County Auditors United in Asking Legislature to Act

Seeking to directly help lower property tax bills, the County Auditor’s Association of Ohio (CAAO) last week provided testimony to the Ohio General Assembly’s Joint Committee on Property Tax Review and Reform. 

“While very disappointed the Ohio House and Senate could not agree on a short-term solution last year that would have provided some tax relief to Butler County homeowners, I’m encouraged that the Auditor’s Association has united behind a set of proposals that could make a real difference if enacted,” said Butler County Auditor Nancy Nix. 

State Sen. George Lang (R-West Chester) is serving on the Joint Committee. 

The CAAO’s proposed solutions include the following:  

1.    Expand the Homestead Program: Current law exempts taxes on the first $26,200 of property valuation for individuals 65 or older or permanently disabled who have an Ohio Adjusted Gross Income of $36,100 or less. The CAAO proposes increasing both the valuation that would be exempt from property taxes and the income threshold so that more individuals can qualify for the program.  This will allow some of our most vulnerable Ohioans to stay in their homes.

2.    Eliminate the Non-Business Credit and Expand the Owner Occupancy Credit:  The State of Ohio pays a portion of qualifying property tax levies on behalf of residential and agricultural property owners.  The Non-Business Credit provides up to a 10% credit to all property owners with residential or agricultural properties, and the Owner Occupancy Credit provides up to a 2.5% credit to properties that are both owned and occupied as the individual’s primary residence. The CAAO would propose eliminating the Non-Business Credit as it often benefits for-profit owners, while expanding the Owner Occupancy Credit to a meaningful credit that would provide real tax relief to those homes that are owner-occupied.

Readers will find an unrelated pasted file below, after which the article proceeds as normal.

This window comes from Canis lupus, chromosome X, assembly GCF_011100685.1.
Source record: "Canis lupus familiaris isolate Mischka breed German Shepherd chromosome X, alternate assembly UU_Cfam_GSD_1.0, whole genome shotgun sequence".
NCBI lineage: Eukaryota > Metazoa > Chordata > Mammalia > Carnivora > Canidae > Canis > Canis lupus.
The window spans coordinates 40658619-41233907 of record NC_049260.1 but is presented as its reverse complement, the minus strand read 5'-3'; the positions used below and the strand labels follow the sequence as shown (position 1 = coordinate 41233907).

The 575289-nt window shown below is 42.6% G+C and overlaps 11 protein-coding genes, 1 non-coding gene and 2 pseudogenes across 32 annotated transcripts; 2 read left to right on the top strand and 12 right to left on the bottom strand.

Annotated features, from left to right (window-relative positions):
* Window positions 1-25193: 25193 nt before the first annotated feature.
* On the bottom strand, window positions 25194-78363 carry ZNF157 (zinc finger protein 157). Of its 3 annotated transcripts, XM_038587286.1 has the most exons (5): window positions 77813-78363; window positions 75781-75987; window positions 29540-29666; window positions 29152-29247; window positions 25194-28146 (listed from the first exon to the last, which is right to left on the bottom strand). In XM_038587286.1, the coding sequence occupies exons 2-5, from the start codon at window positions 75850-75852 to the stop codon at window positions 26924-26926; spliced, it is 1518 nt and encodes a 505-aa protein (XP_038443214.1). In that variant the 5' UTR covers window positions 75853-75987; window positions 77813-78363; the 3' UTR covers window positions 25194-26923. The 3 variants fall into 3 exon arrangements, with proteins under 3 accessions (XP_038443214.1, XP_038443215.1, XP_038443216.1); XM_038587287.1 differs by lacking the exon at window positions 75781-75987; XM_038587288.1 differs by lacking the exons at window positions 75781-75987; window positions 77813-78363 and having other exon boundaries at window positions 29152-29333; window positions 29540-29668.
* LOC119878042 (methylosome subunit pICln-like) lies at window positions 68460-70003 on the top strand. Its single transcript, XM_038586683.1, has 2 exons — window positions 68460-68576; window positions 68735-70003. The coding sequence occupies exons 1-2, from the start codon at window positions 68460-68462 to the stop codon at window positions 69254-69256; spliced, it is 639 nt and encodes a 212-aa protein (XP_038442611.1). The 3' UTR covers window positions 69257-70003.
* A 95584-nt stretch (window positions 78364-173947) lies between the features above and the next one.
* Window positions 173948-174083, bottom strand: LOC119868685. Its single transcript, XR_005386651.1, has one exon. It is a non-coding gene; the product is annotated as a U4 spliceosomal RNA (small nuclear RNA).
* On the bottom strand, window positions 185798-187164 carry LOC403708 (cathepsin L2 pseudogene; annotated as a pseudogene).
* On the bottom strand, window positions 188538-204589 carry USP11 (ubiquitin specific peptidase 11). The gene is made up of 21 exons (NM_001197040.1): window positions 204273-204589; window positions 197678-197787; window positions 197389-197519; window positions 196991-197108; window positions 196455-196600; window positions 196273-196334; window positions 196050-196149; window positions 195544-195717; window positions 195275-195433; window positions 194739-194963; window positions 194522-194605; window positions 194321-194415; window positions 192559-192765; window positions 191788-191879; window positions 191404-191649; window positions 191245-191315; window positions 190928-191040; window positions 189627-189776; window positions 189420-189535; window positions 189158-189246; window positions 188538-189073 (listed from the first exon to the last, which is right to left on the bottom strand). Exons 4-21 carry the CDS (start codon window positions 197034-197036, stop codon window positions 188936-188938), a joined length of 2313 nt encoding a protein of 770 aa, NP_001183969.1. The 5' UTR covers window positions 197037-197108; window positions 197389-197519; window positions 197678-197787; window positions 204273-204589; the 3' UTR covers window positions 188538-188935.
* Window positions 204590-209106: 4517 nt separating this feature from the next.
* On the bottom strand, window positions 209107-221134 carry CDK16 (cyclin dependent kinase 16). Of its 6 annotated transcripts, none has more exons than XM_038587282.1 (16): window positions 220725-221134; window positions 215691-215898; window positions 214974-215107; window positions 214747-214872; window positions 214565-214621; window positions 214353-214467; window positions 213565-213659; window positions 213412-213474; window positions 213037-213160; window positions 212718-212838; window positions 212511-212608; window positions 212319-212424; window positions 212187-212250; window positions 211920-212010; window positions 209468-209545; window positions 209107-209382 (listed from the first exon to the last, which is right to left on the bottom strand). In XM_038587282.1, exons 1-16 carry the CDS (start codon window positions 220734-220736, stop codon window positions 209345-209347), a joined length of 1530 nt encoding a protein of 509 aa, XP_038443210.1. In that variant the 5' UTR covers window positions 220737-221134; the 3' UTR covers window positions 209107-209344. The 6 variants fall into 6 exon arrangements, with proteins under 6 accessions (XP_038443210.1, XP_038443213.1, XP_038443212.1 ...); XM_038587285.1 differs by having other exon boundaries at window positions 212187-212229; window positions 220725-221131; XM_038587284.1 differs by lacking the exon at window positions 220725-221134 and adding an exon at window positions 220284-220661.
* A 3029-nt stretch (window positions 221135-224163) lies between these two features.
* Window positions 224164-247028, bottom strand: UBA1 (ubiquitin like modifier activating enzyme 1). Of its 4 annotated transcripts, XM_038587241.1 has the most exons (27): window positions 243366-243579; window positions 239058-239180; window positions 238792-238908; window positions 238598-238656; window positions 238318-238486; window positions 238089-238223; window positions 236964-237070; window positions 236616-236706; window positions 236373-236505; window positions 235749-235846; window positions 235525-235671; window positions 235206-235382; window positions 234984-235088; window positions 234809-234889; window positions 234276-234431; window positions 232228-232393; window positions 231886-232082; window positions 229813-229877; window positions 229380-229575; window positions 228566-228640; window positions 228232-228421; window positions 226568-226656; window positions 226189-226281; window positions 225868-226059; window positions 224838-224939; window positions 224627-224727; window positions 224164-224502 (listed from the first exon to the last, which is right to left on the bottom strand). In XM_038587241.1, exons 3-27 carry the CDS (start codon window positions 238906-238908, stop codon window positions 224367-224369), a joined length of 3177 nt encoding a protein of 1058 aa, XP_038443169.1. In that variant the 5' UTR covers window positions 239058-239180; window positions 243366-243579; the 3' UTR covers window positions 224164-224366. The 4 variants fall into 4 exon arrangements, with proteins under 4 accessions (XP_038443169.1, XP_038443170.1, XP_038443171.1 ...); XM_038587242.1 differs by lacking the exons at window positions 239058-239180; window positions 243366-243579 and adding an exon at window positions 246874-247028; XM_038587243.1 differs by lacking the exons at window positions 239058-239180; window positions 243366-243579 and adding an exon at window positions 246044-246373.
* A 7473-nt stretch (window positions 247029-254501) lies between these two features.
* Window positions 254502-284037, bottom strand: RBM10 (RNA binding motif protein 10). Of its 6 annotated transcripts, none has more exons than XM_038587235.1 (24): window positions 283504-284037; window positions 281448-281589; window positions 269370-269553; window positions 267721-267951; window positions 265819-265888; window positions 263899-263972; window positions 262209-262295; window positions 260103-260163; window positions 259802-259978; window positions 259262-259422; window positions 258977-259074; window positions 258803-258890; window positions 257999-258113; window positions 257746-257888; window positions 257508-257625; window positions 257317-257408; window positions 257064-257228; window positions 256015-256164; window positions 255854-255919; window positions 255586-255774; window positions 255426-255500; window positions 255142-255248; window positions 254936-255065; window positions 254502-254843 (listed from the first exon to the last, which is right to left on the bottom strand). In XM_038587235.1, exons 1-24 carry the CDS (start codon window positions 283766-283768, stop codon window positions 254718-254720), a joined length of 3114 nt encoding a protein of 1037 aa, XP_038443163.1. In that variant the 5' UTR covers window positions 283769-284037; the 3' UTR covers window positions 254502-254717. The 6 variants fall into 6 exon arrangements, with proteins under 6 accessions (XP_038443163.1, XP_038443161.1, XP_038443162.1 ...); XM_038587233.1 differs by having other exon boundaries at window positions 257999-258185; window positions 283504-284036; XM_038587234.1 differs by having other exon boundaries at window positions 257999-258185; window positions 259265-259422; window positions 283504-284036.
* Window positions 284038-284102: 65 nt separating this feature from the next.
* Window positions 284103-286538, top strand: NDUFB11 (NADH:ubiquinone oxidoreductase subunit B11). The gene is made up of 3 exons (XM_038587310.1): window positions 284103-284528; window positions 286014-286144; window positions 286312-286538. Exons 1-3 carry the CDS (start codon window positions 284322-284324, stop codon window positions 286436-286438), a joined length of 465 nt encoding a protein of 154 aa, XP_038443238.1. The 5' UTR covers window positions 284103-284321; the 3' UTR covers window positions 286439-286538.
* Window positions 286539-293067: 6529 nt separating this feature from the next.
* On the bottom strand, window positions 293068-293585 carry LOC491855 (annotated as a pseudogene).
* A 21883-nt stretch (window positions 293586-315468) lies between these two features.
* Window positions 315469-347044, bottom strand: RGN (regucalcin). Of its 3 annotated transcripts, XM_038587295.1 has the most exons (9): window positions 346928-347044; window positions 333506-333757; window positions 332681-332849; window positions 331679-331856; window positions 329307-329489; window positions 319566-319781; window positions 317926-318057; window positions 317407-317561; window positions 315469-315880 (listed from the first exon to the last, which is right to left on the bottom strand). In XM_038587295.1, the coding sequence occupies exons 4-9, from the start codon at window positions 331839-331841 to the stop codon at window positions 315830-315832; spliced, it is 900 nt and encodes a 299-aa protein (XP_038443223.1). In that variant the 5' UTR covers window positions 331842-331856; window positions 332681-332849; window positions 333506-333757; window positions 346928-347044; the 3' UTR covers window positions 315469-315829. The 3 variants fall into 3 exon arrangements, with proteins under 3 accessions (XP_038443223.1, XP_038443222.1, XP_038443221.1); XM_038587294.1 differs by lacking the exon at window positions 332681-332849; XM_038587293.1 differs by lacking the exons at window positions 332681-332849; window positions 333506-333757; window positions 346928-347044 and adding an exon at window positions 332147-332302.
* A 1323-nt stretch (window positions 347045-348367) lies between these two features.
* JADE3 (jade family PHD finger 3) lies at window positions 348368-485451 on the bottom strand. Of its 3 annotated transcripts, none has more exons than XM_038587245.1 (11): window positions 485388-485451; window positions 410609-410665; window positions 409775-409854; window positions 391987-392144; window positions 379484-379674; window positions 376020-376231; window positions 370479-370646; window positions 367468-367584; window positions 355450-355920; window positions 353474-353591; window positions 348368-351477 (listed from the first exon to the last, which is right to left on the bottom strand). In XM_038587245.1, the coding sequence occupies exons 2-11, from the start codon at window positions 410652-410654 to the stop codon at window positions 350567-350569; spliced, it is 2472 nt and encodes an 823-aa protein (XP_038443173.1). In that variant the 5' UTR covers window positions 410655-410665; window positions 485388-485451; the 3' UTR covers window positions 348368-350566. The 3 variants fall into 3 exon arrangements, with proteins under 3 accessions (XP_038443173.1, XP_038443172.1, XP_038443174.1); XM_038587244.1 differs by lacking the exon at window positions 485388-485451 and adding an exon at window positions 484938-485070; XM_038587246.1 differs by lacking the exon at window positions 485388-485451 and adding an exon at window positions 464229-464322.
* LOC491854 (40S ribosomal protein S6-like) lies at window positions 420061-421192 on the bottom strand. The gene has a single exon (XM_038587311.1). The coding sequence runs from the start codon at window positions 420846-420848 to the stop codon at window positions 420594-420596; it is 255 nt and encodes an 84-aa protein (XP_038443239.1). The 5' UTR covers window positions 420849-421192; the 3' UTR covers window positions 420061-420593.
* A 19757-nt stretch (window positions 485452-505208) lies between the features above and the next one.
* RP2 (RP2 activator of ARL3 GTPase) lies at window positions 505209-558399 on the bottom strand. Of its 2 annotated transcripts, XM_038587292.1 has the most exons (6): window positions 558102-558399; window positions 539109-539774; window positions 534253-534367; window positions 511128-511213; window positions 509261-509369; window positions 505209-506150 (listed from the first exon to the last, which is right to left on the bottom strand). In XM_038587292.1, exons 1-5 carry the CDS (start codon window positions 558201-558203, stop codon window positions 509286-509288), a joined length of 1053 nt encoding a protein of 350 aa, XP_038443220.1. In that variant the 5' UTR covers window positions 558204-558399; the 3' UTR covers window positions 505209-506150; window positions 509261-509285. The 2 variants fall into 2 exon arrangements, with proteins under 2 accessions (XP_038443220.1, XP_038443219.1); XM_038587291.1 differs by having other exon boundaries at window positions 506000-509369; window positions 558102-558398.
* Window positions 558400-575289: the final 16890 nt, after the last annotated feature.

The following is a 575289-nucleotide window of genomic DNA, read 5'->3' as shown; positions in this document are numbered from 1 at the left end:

3.    Limit the Growth in Revenue Received by School Districts Due to Reappraisal Changes: Under Ohio law, school levies are subject to a floor that will not allow the tax rate to be adjusted downward when reappraisal value increases occur. The CAAO proposes eliminating this hard cap on rate reductions and, instead, limiting growth on certain school levies to an inflationary index, containing revenue growth for districts operating at the 20-mill floor. As a result of this most recent valuation increase, many of the school districts operating at the floor received revenue increases in excess of 20%.

4. Create a menu of targeted relief: Create tax relief programs aimed to protect low to moderate income residents. These programs could include tax deferrals, income tax credits, or abatements based on a long-term resident’s inability to pay the ever-increasing tax burden.

“The inflationary pressures on people are real,” said Nix. “Local taxes are a heavy burden and the Legislature needs to act – probably on several fronts. I’m pleased with the proposals from the CAAO, and now it’s time for the leadership in Columbus to stop playing politics and get busy with the people’s business.”